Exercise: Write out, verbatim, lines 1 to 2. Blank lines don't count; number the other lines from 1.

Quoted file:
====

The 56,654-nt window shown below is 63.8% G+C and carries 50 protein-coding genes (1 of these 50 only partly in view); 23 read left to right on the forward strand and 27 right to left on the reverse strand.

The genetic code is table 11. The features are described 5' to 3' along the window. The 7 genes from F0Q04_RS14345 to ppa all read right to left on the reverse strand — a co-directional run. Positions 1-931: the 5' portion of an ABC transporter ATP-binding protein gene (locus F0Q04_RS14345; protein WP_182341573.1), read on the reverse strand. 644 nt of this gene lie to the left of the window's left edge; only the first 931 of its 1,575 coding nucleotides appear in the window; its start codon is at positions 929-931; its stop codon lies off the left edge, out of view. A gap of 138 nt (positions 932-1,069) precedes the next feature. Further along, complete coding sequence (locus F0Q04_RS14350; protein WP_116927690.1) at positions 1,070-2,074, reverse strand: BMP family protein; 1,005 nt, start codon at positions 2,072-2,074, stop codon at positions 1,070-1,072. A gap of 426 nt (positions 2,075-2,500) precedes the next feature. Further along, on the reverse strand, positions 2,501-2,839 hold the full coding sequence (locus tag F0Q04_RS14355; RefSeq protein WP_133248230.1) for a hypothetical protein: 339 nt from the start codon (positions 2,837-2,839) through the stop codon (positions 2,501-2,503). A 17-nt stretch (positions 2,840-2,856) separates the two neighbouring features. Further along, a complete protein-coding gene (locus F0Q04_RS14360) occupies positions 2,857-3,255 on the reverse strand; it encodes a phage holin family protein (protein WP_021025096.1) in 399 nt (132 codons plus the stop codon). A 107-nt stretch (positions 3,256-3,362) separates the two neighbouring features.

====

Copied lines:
The 56,654-nt window shown below is 63.8% G+C and carries 50 protein-coding genes (1 of these 50 only partly in view); 23 read left to right on the forward strand and 27 right to left on the reverse strand.

The genetic code is table 11. The features are described 5' to 3' along the window. The 7 genes from F0Q04_RS14345 to ppa all read right to left on the reverse strand — a co-directional run. Positions 1-931: the 5' portion of an ABC transporter ATP-binding protein gene (locus F0Q04_RS14345; protein WP_182341573.1), read on the reverse strand. 644 nt of this gene lie to the left of the window's left edge; only the first 931 of its 1,575 coding nucleotides appear in the window; its start codon is at positions 929-931; its stop codon lies off the left edge, out of view. A gap of 138 nt (positions 932-1,069) precedes the next feature. Further along, complete coding sequence (locus F0Q04_RS14350; protein WP_116927690.1) at positions 1,070-2,074, reverse strand: BMP family protein; 1,005 nt, start codon at positions 2,072-2,074, stop codon at positions 1,070-1,072. A gap of 426 nt (positions 2,075-2,500) precedes the next feature. Further along, on the reverse strand, positions 2,501-2,839 hold the full coding sequence (locus tag F0Q04_RS14355; RefSeq protein WP_133248230.1) for a hypothetical protein: 339 nt from the start codon (positions 2,837-2,839) through the stop codon (positions 2,501-2,503). A 17-nt stretch (positions 2,840-2,856) separates the two neighbouring features. Further along, a complete protein-coding gene (locus F0Q04_RS14360) occupies positions 2,857-3,255 on the reverse strand; it encodes a phage holin family protein (protein WP_021025096.1) in 399 nt (132 codons plus the stop codon). A 107-nt stretch (positions 3,256-3,362) separates the two neighbouring features.